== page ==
Confederate Plate Ban in Texas Struck Down

     (CN) – Texas violates free-speech rights in refusing to issue specialty license plates with the Confederate battle flag, the 5th Circuit ruled.
     The Texas division of the Sons of Confederate Veterans sued members of the Texas Department of Motor Vehicles Board in Austin three years ago after its application for a specialty license plate was deemed potentially offensive.
     A group made up of male descendants of Confederate veterans, the SCV describes its mission as honoring and keeping “alive the memory of the Confederacy and the principles for which Confederates fought, thus giving the world an understanding and appreciation of the Southern people and their brave history.”
     The proposed license-plate design included the organization’s name and its seal bearing the Confederate battle flag. SCV argued that nine other states, all of them Southern, issued similar license plates.
     Noting that the board had accepted a request for plates honoring the Buffalo Soldiers, even though they were “offensive to Native Americans because the all-black cavalry helped fight Native Americans in the Indian Wars from 1867-1888,” SCV also argued that the rejection of its proposal amounted to viewpoint bias.
     A federal judge sided with the state, granting it summary judgement and ruling the board had made a reasonable, content-based regulation of private speech – as opposed to public speech by the government.
     In a 2-1 reversal Monday, the 5th Circuit deemed the rejection “impermissible viewpoint discrimination” that violated the group’s free speech rights.
     Texas failed to show that its decision was based solely on the “objective inquiry” of how members of the public would react to the license plate, according to the ruling.
     “In explaining its denial of Texas SCV’s application, the Board stated it denied the plate, ‘specifically the confederate flag portion of the design, because public comments have shown that many members of the general public find the design offensive,'” Judge Edward Prado wrote for the majority in New Orleans. “By rejecting the plate because it was offensive, the board discriminated against Texas SCV’s view that the Confederate flag is a symbol of sacrifice, independence, and Southern heritage. The board’s decision implicitly dismissed that perspective and instead credited the view that the Confederate flag is an inflammatory symbol of hate and oppression.”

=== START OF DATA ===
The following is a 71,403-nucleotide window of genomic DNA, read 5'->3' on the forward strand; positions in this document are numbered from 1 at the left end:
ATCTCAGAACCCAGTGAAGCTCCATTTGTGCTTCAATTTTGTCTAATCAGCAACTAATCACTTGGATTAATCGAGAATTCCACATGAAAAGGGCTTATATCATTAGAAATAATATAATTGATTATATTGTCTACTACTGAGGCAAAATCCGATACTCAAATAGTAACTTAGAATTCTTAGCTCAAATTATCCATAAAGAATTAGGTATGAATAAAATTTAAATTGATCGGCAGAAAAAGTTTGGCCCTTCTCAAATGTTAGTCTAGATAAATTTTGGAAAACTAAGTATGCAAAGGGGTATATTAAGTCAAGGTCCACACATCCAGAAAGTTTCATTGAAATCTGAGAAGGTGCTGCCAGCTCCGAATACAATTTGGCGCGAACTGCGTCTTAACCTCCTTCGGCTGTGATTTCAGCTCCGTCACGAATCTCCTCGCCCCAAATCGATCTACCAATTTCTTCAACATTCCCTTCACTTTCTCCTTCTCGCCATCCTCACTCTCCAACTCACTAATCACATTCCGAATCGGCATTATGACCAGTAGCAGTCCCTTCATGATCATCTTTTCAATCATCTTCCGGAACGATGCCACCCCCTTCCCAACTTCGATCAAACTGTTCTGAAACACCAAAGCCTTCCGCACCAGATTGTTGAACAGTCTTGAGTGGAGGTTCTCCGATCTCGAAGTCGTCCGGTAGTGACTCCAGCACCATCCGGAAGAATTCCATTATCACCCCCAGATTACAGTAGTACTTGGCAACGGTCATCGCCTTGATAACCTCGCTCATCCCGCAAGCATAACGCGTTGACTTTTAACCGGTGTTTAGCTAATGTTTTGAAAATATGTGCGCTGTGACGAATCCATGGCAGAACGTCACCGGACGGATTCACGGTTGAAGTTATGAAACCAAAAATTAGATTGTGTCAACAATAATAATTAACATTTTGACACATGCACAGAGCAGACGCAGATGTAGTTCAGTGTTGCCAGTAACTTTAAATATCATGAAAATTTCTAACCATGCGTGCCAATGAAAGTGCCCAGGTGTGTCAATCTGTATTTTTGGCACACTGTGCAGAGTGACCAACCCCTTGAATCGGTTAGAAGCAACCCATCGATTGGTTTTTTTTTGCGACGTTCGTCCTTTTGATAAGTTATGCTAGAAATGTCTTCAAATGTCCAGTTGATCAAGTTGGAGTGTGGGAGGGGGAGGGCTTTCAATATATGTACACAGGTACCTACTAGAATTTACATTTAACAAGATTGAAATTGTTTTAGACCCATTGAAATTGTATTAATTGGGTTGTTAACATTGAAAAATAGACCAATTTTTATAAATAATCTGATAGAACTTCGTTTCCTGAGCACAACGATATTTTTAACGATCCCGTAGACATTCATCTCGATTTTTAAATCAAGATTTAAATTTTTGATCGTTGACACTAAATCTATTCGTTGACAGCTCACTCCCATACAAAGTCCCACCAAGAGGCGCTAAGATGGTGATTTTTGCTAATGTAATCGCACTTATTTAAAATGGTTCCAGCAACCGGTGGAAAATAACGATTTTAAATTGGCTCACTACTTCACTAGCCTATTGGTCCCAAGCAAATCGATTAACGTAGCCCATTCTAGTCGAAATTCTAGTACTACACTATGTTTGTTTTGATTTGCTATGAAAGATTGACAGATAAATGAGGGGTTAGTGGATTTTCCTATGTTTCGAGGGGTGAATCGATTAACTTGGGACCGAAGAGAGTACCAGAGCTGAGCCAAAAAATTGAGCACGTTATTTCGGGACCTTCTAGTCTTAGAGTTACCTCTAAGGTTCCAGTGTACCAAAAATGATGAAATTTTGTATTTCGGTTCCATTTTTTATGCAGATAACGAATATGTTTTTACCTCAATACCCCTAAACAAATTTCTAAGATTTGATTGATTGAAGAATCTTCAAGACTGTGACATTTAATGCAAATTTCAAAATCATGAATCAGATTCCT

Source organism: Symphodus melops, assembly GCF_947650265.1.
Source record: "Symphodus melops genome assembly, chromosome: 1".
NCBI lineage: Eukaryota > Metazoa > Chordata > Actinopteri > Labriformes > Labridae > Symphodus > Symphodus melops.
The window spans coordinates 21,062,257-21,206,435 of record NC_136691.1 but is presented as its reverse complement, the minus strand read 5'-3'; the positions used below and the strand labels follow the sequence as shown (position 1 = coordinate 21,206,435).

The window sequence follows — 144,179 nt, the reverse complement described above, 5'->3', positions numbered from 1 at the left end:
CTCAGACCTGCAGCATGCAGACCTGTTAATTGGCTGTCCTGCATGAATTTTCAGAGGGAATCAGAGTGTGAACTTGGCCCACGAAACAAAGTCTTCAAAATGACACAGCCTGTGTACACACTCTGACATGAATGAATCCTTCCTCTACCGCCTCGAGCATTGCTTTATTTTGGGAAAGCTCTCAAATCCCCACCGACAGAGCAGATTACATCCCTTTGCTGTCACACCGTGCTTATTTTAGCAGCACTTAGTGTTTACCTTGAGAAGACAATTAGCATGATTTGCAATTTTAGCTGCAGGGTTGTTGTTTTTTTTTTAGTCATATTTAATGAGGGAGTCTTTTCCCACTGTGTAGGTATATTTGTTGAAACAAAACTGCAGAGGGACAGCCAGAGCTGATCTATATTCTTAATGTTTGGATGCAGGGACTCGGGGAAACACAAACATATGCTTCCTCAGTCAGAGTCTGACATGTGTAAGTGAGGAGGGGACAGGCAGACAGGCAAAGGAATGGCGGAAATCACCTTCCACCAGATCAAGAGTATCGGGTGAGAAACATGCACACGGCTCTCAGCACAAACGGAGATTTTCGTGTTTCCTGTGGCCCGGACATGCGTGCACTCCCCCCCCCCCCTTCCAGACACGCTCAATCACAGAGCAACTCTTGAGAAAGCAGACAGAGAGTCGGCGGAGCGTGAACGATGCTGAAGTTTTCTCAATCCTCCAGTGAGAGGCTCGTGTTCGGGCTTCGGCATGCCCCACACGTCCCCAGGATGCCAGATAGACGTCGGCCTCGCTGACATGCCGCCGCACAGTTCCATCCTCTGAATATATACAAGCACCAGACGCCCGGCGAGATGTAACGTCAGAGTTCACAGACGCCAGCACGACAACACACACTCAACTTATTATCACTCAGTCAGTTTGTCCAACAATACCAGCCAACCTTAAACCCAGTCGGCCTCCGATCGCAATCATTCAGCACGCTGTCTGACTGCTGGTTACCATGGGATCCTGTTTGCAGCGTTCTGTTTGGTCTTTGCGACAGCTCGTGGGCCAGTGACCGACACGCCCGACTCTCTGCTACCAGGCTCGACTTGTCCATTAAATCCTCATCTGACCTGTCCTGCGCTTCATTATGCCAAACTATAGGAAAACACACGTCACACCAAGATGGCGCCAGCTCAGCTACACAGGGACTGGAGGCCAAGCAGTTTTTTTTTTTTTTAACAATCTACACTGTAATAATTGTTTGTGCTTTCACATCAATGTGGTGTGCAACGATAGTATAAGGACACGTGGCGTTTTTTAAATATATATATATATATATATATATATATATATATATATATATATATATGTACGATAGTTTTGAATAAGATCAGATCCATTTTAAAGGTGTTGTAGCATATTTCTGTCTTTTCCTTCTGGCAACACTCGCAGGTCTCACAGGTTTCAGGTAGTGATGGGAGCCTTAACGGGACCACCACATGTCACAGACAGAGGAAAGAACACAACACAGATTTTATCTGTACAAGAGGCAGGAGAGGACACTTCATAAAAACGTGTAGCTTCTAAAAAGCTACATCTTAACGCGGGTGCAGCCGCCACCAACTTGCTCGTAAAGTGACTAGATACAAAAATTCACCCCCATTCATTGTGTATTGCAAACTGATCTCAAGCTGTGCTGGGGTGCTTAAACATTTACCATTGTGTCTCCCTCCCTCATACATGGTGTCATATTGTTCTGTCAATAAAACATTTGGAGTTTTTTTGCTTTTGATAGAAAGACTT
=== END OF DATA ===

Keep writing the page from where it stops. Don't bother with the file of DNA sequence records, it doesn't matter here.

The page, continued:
Prado cited the state’s history of approving plates for veterans of other wars as further proof of viewpoint discrimination.
     “We understand that some members of the public find the Confederate flag offensive,” the 20-page opinion states. “But that fact does not justify the board’s decision; this is exactly what the First Amendment was designed to protect against.”
     Though Judge Jerry Smith said he agreed “with much of the cogent and well-written majority opinion,” his 20-page dissent took issue with the majority’s use of a “reasonable observer test” and would have affirmed the lower court’s ruling.
     In deciding whether the plates are purely the state’s speech or that of private citizens, the majority created a “false dichotomy,” according to the dissent.
     “Because Texas cannot constitutionally force its citizens to carry its message on their cars, there will always be an element of private expression in specialty license plates – no matter their method of distribution or the author of their design – because the driver must have voluntarily chosen to accept a Texas plate,” Smith wrote. “If an affected element of private speech is enough to foreclose application of government-speech doctrine, then the majority’s reasoning reduces to this: Texas may not speak on its license plates.”
     SCV officials did not immediately respond to a request for comment Monday evening.

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